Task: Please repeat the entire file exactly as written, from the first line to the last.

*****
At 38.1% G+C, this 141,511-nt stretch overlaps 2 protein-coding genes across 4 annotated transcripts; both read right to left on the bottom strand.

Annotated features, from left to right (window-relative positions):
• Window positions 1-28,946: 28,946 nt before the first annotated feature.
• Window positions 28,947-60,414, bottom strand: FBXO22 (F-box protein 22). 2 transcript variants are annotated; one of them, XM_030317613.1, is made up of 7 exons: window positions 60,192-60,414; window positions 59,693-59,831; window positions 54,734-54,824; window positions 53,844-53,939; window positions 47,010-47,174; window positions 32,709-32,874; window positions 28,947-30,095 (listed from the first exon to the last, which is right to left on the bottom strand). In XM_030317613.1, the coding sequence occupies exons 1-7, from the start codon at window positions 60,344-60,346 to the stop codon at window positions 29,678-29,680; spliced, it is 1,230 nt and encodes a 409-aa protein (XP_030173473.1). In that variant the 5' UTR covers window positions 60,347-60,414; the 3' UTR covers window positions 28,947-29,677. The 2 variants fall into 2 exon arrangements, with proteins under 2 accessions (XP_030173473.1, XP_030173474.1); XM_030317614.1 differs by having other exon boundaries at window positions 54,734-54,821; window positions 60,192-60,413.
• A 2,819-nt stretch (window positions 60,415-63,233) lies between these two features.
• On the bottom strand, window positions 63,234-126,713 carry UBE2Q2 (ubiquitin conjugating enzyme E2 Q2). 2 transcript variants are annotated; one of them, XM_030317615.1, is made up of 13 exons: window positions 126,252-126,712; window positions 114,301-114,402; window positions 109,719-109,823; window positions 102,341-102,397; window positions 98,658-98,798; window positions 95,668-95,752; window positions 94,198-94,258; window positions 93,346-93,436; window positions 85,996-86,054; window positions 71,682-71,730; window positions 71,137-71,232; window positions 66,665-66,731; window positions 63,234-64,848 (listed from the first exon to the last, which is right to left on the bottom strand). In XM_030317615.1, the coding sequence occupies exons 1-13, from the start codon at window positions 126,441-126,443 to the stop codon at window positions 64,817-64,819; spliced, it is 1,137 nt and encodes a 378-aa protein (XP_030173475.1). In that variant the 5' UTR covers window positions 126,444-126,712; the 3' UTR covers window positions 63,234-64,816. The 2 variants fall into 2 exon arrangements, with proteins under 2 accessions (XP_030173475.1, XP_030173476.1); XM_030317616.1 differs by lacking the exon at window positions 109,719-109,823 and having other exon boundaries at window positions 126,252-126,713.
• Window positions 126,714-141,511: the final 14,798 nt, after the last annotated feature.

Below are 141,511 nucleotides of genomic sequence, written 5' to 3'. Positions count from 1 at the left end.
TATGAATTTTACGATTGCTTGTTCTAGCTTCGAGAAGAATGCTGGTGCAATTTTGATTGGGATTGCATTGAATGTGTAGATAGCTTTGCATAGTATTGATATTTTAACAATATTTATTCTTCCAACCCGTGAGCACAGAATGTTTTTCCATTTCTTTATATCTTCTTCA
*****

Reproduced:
At 38.1% G+C, this 141,511-nt stretch overlaps 2 protein-coding genes across 4 annotated transcripts; both read right to left on the bottom strand.

Annotated features, from left to right (window-relative positions):
• Window positions 1-28,946: 28,946 nt before the first annotated feature.
• Window positions 28,947-60,414, bottom strand: FBXO22 (F-box protein 22). 2 transcript variants are annotated; one of them, XM_030317613.1, is made up of 7 exons: window positions 60,192-60,414; window positions 59,693-59,831; window positions 54,734-54,824; window positions 53,844-53,939; window positions 47,010-47,174; window positions 32,709-32,874; window positions 28,947-30,095 (listed from the first exon to the last, which is right to left on the bottom strand). In XM_030317613.1, the coding sequence occupies exons 1-7, from the start codon at window positions 60,344-60,346 to the stop codon at window positions 29,678-29,680; spliced, it is 1,230 nt and encodes a 409-aa protein (XP_030173473.1). In that variant the 5' UTR covers window positions 60,347-60,414; the 3' UTR covers window positions 28,947-29,677. The 2 variants fall into 2 exon arrangements, with proteins under 2 accessions (XP_030173473.1, XP_030173474.1); XM_030317614.1 differs by having other exon boundaries at window positions 54,734-54,821; window positions 60,192-60,413.
• A 2,819-nt stretch (window positions 60,415-63,233) lies between these two features.
• On the bottom strand, window positions 63,234-126,713 carry UBE2Q2 (ubiquitin conjugating enzyme E2 Q2). 2 transcript variants are annotated; one of them, XM_030317615.1, is made up of 13 exons: window positions 126,252-126,712; window positions 114,301-114,402; window positions 109,719-109,823; window positions 102,341-102,397; window positions 98,658-98,798; window positions 95,668-95,752; window positions 94,198-94,258; window positions 93,346-93,436; window positions 85,996-86,054; window positions 71,682-71,730; window positions 71,137-71,232; window positions 66,665-66,731; window positions 63,234-64,848 (listed from the first exon to the last, which is right to left on the bottom strand). In XM_030317615.1, the coding sequence occupies exons 1-13, from the start codon at window positions 126,441-126,443 to the stop codon at window positions 64,817-64,819; spliced, it is 1,137 nt and encodes a 378-aa protein (XP_030173475.1). In that variant the 5' UTR covers window positions 126,444-126,712; the 3' UTR covers window positions 63,234-64,816. The 2 variants fall into 2 exon arrangements, with proteins under 2 accessions (XP_030173475.1, XP_030173476.1); XM_030317616.1 differs by lacking the exon at window positions 109,719-109,823 and having other exon boundaries at window positions 126,252-126,713.
• Window positions 126,714-141,511: the final 14,798 nt, after the last annotated feature.

Below are 141,511 nucleotides of genomic sequence, written 5' to 3'. Positions count from 1 at the left end.
TATGAATTTTACGATTGCTTGTTCTAGCTTCGAGAAGAATGCTGGTGCAATTTTGATTGGGATTGCATTGAATGTGTAGATAGCTTTGCATAGTATTGATATTTTAACAATATTTATTCTTCCAACCCGTGAGCACAGAATGTTTTTCCATTTCTTTATATCTTCTTCA